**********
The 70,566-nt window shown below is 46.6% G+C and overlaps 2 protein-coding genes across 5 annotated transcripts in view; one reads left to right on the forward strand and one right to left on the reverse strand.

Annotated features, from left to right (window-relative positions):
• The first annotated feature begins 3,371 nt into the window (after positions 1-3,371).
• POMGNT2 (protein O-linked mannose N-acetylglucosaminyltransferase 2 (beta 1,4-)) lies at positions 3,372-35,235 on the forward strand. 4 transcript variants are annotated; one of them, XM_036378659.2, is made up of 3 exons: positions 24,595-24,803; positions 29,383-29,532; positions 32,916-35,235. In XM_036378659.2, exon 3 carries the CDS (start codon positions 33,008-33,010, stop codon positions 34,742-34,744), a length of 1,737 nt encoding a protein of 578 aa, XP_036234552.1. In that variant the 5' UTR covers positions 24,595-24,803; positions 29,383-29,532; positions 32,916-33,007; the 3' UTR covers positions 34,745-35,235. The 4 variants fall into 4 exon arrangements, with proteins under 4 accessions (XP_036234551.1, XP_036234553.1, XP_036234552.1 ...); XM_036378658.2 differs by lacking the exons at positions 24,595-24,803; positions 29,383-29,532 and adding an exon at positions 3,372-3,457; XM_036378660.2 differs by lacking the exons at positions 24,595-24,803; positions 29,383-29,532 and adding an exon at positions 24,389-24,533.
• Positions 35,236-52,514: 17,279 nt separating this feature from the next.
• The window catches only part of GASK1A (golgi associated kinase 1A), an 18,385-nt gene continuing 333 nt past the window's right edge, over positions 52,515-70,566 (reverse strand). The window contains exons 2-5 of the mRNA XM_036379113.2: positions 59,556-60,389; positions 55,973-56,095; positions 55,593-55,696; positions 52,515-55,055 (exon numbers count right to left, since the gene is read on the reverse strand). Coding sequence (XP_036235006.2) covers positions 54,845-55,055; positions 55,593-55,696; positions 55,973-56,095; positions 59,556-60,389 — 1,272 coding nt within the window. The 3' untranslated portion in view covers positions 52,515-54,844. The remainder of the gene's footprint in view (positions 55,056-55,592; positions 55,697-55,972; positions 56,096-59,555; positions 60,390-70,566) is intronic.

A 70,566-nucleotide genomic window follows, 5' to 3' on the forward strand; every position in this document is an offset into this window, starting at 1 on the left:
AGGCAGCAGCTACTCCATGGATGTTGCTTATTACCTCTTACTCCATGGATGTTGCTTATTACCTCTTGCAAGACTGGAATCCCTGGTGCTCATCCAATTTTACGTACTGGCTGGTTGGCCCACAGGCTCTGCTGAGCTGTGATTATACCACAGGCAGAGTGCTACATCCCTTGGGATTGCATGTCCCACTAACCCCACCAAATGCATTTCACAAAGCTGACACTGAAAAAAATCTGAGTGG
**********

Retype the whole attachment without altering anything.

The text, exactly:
The 70,566-nt window shown below is 46.6% G+C and overlaps 2 protein-coding genes across 5 annotated transcripts in view; one reads left to right on the forward strand and one right to left on the reverse strand.

Annotated features, from left to right (window-relative positions):
• The first annotated feature begins 3,371 nt into the window (after positions 1-3,371).
• POMGNT2 (protein O-linked mannose N-acetylglucosaminyltransferase 2 (beta 1,4-)) lies at positions 3,372-35,235 on the forward strand. 4 transcript variants are annotated; one of them, XM_036378659.2, is made up of 3 exons: positions 24,595-24,803; positions 29,383-29,532; positions 32,916-35,235. In XM_036378659.2, exon 3 carries the CDS (start codon positions 33,008-33,010, stop codon positions 34,742-34,744), a length of 1,737 nt encoding a protein of 578 aa, XP_036234552.1. In that variant the 5' UTR covers positions 24,595-24,803; positions 29,383-29,532; positions 32,916-33,007; the 3' UTR covers positions 34,745-35,235. The 4 variants fall into 4 exon arrangements, with proteins under 4 accessions (XP_036234551.1, XP_036234553.1, XP_036234552.1 ...); XM_036378658.2 differs by lacking the exons at positions 24,595-24,803; positions 29,383-29,532 and adding an exon at positions 3,372-3,457; XM_036378660.2 differs by lacking the exons at positions 24,595-24,803; positions 29,383-29,532 and adding an exon at positions 24,389-24,533.
• Positions 35,236-52,514: 17,279 nt separating this feature from the next.
• The window catches only part of GASK1A (golgi associated kinase 1A), an 18,385-nt gene continuing 333 nt past the window's right edge, over positions 52,515-70,566 (reverse strand). The window contains exons 2-5 of the mRNA XM_036379113.2: positions 59,556-60,389; positions 55,973-56,095; positions 55,593-55,696; positions 52,515-55,055 (exon numbers count right to left, since the gene is read on the reverse strand). Coding sequence (XP_036235006.2) covers positions 54,845-55,055; positions 55,593-55,696; positions 55,973-56,095; positions 59,556-60,389 — 1,272 coding nt within the window. The 3' untranslated portion in view covers positions 52,515-54,844. The remainder of the gene's footprint in view (positions 55,056-55,592; positions 55,697-55,972; positions 56,096-59,555; positions 60,390-70,566) is intronic.

A 70,566-nucleotide genomic window follows, 5' to 3' on the forward strand; every position in this document is an offset into this window, starting at 1 on the left:
AGGCAGCAGCTACTCCATGGATGTTGCTTATTACCTCTTACTCCATGGATGTTGCTTATTACCTCTTGCAAGACTGGAATCCCTGGTGCTCATCCAATTTTACGTACTGGCTGGTTGGCCCACAGGCTCTGCTGAGCTGTGATTATACCACAGGCAGAGTGCTACATCCCTTGGGATTGCATGTCCCACTAACCCCACCAAATGCATTTCACAAAGCTGACACTGAAAAAAATCTGAGTGG